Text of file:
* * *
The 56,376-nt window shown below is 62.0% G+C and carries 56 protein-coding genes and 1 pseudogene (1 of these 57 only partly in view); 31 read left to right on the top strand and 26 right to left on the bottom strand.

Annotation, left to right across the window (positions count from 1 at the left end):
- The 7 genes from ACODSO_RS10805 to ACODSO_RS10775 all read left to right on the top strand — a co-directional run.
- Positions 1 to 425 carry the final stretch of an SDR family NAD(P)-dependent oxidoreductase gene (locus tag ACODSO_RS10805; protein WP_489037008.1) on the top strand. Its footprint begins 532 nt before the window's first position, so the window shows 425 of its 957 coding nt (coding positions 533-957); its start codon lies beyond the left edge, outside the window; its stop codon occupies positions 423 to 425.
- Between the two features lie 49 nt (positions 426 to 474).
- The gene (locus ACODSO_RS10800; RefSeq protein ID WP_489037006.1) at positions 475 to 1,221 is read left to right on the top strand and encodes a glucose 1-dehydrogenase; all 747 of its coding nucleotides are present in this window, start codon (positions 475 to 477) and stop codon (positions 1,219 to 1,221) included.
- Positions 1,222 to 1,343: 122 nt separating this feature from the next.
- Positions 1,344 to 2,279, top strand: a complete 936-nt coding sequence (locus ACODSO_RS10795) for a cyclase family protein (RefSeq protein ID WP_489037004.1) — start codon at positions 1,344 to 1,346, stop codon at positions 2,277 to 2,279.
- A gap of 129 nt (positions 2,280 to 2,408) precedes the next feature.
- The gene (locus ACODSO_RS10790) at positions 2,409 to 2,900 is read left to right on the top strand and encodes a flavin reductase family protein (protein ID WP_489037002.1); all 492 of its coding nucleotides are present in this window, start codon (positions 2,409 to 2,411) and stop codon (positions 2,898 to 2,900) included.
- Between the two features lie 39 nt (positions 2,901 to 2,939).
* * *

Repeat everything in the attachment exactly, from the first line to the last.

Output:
The 56,376-nt window shown below is 62.0% G+C and carries 56 protein-coding genes and 1 pseudogene (1 of these 57 only partly in view); 31 read left to right on the top strand and 26 right to left on the bottom strand.

Annotation, left to right across the window (positions count from 1 at the left end):
- The 7 genes from ACODSO_RS10805 to ACODSO_RS10775 all read left to right on the top strand — a co-directional run.
- Positions 1 to 425 carry the final stretch of an SDR family NAD(P)-dependent oxidoreductase gene (locus tag ACODSO_RS10805; protein WP_489037008.1) on the top strand. Its footprint begins 532 nt before the window's first position, so the window shows 425 of its 957 coding nt (coding positions 533-957); its start codon lies beyond the left edge, outside the window; its stop codon occupies positions 423 to 425.
- Between the two features lie 49 nt (positions 426 to 474).
- The gene (locus ACODSO_RS10800; RefSeq protein ID WP_489037006.1) at positions 475 to 1,221 is read left to right on the top strand and encodes a glucose 1-dehydrogenase; all 747 of its coding nucleotides are present in this window, start codon (positions 475 to 477) and stop codon (positions 1,219 to 1,221) included.
- Positions 1,222 to 1,343: 122 nt separating this feature from the next.
- Positions 1,344 to 2,279, top strand: a complete 936-nt coding sequence (locus ACODSO_RS10795) for a cyclase family protein (RefSeq protein ID WP_489037004.1) — start codon at positions 1,344 to 1,346, stop codon at positions 2,277 to 2,279.
- A gap of 129 nt (positions 2,280 to 2,408) precedes the next feature.
- The gene (locus ACODSO_RS10790) at positions 2,409 to 2,900 is read left to right on the top strand and encodes a flavin reductase family protein (protein ID WP_489037002.1); all 492 of its coding nucleotides are present in this window, start codon (positions 2,409 to 2,411) and stop codon (positions 2,898 to 2,900) included.
- Between the two features lie 39 nt (positions 2,901 to 2,939).